About That Press Release

There’s some controversy going around about press releases. Are they still relevant? After all, who reads a newspaper anymore?

Plenty of people, that’s who. Whether digital or paper, newspapers are still widely distributed. A story about you or your book will boost your author’s platform. Anything you can do to get exposure for your book will help.

But it’s important to realize a press release is not an advertisement. It is a news story (told in third person) that generates excitement about your book or book event.


The two most important elements in a press release are the headline and the opening paragraph.

  • The headline should be short and catchy, five to seven words. No punctuation. Don’t use words like is, the, an. Don’t start with something dull like Release of a New Book. No one cares that you’ve released a new book. They want to know what it will do for them. Try New Fantasy Book Teaches Kids Family Values. Or Local Author Speaks About Writing at Library.
  • The opening paragraph should be no more than three sentences and should answer the basic questions: Who? What? Where? When? Why? How? Start with a brief description of your book or book event and then add who is announcing it—not the other way around.

For instance: Fantasy author, Bob Poppins, gives free seminar at the regional library this Saturday from 9:00 a.m. to noon in the multimedia room, Lily the librarian announced today. The seminar focuses on novice writers who have their eye on becoming a novelist. Coffee and donuts will be served.

Avoid marketing hype.

A press release is not a sales pitch, and editors are not interested in giving you a free ad.

So what can you write about? Here are some ideas.

  • Speaking or presenting at an event or convention
  • Winning an award
  • Community involvement (setting up a Little Free Library, donating books to a school)
  • Free podcast, seminar, eBook, etc.
  • Celebrity endorsement of your book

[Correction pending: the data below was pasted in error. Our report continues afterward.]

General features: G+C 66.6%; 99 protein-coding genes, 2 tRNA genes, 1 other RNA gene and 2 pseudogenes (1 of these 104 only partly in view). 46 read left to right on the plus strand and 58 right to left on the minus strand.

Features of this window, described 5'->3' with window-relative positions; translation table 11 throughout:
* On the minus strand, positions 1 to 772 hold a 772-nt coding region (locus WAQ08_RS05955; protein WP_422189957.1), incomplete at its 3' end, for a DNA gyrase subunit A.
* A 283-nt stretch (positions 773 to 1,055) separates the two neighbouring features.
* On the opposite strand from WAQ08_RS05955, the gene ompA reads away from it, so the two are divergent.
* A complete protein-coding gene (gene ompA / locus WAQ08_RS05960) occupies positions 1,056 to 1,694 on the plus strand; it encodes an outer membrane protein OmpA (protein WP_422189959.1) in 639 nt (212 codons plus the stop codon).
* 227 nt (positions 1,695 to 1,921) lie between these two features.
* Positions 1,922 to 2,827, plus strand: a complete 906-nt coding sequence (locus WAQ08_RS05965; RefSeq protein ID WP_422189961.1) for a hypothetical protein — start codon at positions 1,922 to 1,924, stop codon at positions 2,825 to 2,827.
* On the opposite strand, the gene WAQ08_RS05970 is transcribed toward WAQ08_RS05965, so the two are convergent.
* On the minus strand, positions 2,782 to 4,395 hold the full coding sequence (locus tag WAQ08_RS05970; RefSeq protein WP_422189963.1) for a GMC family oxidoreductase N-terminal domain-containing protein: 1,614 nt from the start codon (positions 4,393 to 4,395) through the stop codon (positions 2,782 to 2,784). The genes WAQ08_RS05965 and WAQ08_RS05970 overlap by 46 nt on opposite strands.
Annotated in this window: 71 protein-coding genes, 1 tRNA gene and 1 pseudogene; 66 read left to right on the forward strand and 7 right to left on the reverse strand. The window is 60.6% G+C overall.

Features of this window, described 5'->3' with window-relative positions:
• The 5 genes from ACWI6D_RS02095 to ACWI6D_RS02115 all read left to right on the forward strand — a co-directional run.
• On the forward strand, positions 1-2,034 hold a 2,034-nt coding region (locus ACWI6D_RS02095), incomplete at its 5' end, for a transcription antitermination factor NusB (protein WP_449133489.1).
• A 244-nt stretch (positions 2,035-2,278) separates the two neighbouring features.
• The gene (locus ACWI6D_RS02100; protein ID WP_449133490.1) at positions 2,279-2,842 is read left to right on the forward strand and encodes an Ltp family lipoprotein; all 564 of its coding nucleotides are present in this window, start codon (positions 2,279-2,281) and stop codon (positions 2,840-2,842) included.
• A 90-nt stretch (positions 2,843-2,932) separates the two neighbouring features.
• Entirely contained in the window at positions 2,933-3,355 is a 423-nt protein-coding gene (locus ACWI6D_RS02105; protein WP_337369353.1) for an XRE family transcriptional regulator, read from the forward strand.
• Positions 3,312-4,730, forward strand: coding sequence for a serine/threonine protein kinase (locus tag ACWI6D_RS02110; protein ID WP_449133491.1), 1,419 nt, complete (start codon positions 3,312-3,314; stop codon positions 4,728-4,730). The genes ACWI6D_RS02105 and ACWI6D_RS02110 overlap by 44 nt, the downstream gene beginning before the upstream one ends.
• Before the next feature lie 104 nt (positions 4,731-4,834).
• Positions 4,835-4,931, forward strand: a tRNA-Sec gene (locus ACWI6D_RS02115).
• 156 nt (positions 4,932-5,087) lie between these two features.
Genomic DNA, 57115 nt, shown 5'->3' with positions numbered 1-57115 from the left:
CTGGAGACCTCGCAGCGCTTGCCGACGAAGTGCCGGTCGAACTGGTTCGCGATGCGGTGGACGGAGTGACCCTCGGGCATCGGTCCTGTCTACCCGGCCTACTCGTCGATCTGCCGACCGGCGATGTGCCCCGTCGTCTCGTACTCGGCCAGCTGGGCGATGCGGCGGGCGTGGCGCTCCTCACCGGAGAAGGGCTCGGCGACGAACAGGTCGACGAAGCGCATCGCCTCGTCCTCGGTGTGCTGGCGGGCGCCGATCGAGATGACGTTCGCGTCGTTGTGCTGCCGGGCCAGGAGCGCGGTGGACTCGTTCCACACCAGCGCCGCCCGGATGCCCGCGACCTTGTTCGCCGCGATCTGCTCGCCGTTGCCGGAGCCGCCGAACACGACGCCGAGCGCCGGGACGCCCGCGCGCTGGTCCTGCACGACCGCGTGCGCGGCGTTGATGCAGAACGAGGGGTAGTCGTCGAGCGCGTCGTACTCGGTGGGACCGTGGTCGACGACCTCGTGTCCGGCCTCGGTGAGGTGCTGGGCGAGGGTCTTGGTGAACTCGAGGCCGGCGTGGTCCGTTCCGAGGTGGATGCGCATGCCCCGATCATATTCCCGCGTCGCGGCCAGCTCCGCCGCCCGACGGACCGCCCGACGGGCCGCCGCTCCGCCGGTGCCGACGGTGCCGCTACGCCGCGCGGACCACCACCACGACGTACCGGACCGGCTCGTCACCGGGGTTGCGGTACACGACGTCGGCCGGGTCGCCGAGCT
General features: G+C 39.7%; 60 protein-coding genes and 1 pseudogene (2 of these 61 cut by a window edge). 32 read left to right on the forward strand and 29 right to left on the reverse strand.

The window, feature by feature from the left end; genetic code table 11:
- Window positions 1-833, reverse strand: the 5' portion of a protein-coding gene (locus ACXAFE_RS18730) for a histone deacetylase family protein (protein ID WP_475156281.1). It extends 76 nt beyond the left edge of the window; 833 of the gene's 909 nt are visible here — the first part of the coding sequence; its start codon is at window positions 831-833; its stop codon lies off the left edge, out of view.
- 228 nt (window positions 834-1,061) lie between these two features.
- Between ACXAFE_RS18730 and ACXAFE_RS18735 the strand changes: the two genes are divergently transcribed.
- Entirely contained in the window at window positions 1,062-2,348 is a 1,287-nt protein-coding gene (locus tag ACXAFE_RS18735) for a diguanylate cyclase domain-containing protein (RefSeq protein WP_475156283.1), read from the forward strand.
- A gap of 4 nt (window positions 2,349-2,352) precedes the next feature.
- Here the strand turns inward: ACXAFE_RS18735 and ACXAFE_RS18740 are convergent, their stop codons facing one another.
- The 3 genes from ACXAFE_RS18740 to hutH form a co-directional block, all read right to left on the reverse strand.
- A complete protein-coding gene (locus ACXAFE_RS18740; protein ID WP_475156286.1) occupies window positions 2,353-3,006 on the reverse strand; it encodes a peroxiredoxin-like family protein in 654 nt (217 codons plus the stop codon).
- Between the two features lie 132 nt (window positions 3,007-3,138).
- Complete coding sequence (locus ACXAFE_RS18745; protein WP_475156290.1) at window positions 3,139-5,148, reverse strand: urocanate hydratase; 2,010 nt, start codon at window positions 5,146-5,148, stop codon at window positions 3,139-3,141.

• Trade show exhibit/book signing
  • Contest or sweepstakes
  • Starting your own publishing company

Here’s a sample fill-in-the-blanks press release to get you started. This one’s for a non-fiction book, but it will give you an idea of the format.


CONTACT: [author name], [author phone no.], [author e-mail]

Local [Woman/Man] Featured in New Book About [Book Topic]

[city, state] – [date] – [City] [description of individual such as entrepreneur, executive, consultant, author, etc.] [First and Last name] is featured in a new book about [book topic].

[Last name] is one of several experts who shared expertise in the new book, [Book Title], about [short book description].

[Last name]’s contribution related to [brief general description].

[Book Title] is [more descriptive information pulled from your book’s back cover].

For more information about [Book Title], visit [your website URL].


After crafting your press release, email it to the appropriate media contacts by copying and pasting the entire text into the email message. Don’t attach it.

Send it to newspapers and radio stations.

  • Weekly newspaper: Editor
  • Daily newspaper: The appropriate section editor or beat reporter, depending on the book’s topic (lifestyle? religion? business? education?) and the local section editor
  • Radio stations: Producer of morning drive-time programming

Send your press release the day before the event. TIP: Don’t send it on the hour. Everyone else sends theirs on the hour (usually 8:00 a.m.) and yours might get lost in the shuffle. Instead, send it at 9:12 a.m. or 11:18 a.m. etc.

Don’t forget bloggers.

Book bloggers are great for exposure, from book reviews to interviews. But don’t just send them your press release out of the blue. It will look like spam.

Here is the best way to approach book bloggers.

  • The first thing you should do is to come up with a list of blogs read by your target audience. Just search the internet for romance book blogs, science fiction blogs, etc.
  • Become an active member of the community on the blogs you’re interested in. Comment on a few posts, and make sure your comments add something to the conversation. Never write self-promotional comments.
  • When you contact the blogger, be sure your press release is as concise as possible. Make it clear that you know the recipient’s blog. You can do this by tying your pitch into a recent topic they wrote about.

If a journalist or blogger picks up your story and writes about it, don’t forget to share the article on social media.

Press releases won’t cost you anything but time. However, if you feel more comfortable with a professional, I recommend:

eReleases http://www.ereleases.com


PRWeb http://www.prweb.com

They offer affordable assistance in writing and distributing your press release.